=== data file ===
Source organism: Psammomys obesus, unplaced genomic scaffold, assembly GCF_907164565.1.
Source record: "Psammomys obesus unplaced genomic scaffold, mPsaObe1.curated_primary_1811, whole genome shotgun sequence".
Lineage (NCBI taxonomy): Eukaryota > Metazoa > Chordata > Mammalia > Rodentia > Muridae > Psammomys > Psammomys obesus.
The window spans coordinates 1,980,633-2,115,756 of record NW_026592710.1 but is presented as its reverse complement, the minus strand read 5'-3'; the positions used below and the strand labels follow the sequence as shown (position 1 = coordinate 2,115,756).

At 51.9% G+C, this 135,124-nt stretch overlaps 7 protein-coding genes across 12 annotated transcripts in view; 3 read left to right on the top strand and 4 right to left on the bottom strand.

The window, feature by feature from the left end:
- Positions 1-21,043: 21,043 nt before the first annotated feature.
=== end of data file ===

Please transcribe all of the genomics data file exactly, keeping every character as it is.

Source organism: Psammomys obesus, unplaced genomic scaffold, assembly GCF_907164565.1.
Source record: "Psammomys obesus unplaced genomic scaffold, mPsaObe1.curated_primary_1811, whole genome shotgun sequence".
Lineage (NCBI taxonomy): Eukaryota > Metazoa > Chordata > Mammalia > Rodentia > Muridae > Psammomys > Psammomys obesus.
The window spans coordinates 1,980,633-2,115,756 of record NW_026592710.1 but is presented as its reverse complement, the minus strand read 5'-3'; the positions used below and the strand labels follow the sequence as shown (position 1 = coordinate 2,115,756).

At 51.9% G+C, this 135,124-nt stretch overlaps 7 protein-coding genes across 12 annotated transcripts in view; 3 read left to right on the top strand and 4 right to left on the bottom strand.

The window, feature by feature from the left end:
- Positions 1-21,043: 21,043 nt before the first annotated feature.